(CNN)–CNN affiliate WSMV reports some Christian students at Vanderbilt University say an anti-discrimination policy is unfairly targeting them.
(CNN)– CNN affiliate WSMV reports only a few protesters showed up at the mosque ground breaking in Murfreesboro, Tennessee.
The building of the mosque has faced considerable controversy.
The Murfreesboro Muslim community's story was featured this spring in CNN documentary, "Unwelcome: The Muslims Next Door."
By the CNN Wire Staff
(CNN) - Retired New Orleans Archbishop Philip Hannan, who served in that role for 23 years and gave the eulogy at the funeral Mass for President John F. Kennedy, died in his sleep Thursday.
"At 98, he lived a full life dedicated to God and his church. We will miss him. We commend him to the Lord," the archdiocese said in a statement.
Hannan served the archdiocese of New Orleans from 1965 until 1988. He had become increasingly frail in recent months due to a series of strokes and other health problems, the archdiocese said.
Editor's Note: Jim Daly is president of Focus on the Family and author of Stronger: Trading Brokenness for Unbreakable Strength (David C. Cook, 2010).
By Jim Daly, Special to CNN
(CNN)– We all know the old saying about falsely yelling "fire" in a crowded theater. It's a metaphor designed to explain that while free speech is protected in our country, speaking with reckless disregard for the truth and inciting panic is, at best, irresponsibly dangerous, and, at worst, beyond the covering of the First Amendment.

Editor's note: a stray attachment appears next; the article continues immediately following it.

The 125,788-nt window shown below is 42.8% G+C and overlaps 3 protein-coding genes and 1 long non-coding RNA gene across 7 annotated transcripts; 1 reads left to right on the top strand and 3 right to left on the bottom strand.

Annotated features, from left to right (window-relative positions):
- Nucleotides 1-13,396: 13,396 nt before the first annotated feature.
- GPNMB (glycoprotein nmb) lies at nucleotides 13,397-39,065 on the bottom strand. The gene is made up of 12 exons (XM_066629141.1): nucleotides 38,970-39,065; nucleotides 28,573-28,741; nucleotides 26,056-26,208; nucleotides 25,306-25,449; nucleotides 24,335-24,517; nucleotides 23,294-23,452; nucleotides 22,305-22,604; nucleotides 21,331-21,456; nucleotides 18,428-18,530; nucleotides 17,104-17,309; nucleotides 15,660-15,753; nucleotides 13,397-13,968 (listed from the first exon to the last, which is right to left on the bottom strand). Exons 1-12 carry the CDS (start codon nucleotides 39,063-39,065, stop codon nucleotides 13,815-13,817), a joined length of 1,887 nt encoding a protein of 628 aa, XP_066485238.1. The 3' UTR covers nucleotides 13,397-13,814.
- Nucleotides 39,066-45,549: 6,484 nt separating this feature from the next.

The phrase has its roots in a 1919 opinion by Supreme Court Justice Oliver Wendell Holmes, but there's a version of it growing increasingly common today: Falsely yelling "hate" in a crowded public square.
A New York Times story over the weekend chronicled how some individuals and organizations eager to see same-sex marriage legalized have stopped trying to win others to their point of view through reasoned argument and have turned, instead, to emotional epithets as their main rhetorical tool.
By Dan Merica, CNN
Washington (CNN) – The White House Thursday condemned the conviction of an Iranian pastor, who may be executed in Tehran for refusing to recant his religious beliefs and convert from Christianity to Islam.
Pastor Youcef Nadarkhani "has done nothing more than maintain his devout faith, which is a universal right for people," a White House spokesman said in a statement. "That the Iranian authorities would try to force him to renounce that faith violates the religious values they claim to defend, crosses all bounds of decency and breaches Iran's own international obligations."
The United States Commission on International Religious Freedom, an independent advisory group appointed by the president and Congress to monitor religious freedom around the world, Wednesday expressed "deep concern" for Nadarkhani, the head of a network of Christian house churches in Iran.
The CNN Belief Blog covers the faith angles of the day's biggest stories, from breaking news to politics to entertainment, fostering a global conversation about the role of religion and belief in readers' lives. It's edited by CNN's Daniel Burke with contributions from Eric Marrapodi and CNN's worldwide news gathering team.